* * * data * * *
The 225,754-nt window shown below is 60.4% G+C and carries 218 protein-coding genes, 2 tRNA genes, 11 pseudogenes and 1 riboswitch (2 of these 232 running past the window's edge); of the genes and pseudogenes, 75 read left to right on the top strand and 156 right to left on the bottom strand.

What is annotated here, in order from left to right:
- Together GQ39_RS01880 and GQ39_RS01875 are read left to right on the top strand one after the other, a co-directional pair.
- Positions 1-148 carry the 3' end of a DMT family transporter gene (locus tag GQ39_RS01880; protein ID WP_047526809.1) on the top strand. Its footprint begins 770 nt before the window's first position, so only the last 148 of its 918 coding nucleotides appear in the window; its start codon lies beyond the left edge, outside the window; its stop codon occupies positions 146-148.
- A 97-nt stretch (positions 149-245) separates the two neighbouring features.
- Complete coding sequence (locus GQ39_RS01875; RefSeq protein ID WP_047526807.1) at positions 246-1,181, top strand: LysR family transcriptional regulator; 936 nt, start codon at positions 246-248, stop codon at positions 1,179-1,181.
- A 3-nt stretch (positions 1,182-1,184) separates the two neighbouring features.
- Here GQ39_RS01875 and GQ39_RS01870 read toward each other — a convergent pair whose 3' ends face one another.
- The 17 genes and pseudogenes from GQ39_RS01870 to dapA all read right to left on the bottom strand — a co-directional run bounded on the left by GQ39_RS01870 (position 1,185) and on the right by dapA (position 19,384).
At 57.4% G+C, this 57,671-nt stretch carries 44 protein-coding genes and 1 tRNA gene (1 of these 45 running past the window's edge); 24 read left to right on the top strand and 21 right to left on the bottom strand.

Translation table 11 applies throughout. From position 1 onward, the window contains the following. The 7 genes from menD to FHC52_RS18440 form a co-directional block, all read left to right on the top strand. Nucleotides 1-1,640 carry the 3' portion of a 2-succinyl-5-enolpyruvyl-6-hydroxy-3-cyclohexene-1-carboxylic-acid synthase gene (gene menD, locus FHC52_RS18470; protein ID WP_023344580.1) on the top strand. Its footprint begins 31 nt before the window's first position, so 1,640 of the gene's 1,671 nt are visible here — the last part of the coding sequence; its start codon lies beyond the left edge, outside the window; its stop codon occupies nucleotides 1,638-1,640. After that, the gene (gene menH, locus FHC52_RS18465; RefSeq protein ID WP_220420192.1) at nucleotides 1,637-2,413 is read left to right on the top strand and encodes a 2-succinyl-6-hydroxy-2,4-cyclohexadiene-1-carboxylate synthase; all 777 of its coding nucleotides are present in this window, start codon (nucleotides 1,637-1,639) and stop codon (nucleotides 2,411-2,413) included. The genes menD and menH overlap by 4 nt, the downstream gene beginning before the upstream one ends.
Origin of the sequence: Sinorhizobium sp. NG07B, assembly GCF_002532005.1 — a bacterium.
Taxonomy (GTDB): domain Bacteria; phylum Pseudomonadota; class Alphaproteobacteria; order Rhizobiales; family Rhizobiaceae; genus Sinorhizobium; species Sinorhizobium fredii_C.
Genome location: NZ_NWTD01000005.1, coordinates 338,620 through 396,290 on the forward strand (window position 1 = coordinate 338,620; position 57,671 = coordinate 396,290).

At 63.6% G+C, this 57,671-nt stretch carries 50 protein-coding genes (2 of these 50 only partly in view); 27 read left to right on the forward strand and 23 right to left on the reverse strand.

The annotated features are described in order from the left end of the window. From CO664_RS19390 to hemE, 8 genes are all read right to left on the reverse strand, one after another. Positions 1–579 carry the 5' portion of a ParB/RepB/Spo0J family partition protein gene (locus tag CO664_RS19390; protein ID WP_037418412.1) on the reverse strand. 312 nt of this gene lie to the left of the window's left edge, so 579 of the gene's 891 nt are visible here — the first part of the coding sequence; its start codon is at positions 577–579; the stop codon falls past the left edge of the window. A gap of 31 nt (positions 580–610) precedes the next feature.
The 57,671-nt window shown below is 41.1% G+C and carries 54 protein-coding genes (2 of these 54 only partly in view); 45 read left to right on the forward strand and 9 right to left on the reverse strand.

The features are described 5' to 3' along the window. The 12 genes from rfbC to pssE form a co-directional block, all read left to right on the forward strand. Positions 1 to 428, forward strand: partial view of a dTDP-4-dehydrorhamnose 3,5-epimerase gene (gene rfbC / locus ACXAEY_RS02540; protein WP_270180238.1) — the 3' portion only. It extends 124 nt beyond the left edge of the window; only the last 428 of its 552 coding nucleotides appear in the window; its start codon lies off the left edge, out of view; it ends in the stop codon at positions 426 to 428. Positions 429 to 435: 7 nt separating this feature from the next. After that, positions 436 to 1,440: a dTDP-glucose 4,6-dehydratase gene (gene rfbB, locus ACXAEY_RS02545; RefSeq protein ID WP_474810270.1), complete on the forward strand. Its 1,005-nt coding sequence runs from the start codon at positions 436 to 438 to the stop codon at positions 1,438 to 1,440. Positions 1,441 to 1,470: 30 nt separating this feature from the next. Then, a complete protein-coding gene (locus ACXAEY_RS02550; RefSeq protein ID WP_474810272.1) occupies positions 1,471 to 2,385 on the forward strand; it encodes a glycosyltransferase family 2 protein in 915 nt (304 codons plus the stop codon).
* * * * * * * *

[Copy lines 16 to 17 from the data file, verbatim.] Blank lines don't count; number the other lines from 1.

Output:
The annotated features are described in order from the left end of the window. From CO664_RS19390 to hemE, 8 genes are all read right to left on the reverse strand, one after another. Positions 1–579 carry the 5' portion of a ParB/RepB/Spo0J family partition protein gene (locus tag CO664_RS19390; protein ID WP_037418412.1) on the reverse strand. 312 nt of this gene lie to the left of the window's left edge, so 579 of the gene's 891 nt are visible here — the first part of the coding sequence; its start codon is at positions 577–579; the stop codon falls past the left edge of the window. A gap of 31 nt (positions 580–610) precedes the next feature.
The 57,671-nt window shown below is 41.1% G+C and carries 54 protein-coding genes (2 of these 54 only partly in view); 45 read left to right on the forward strand and 9 right to left on the reverse strand.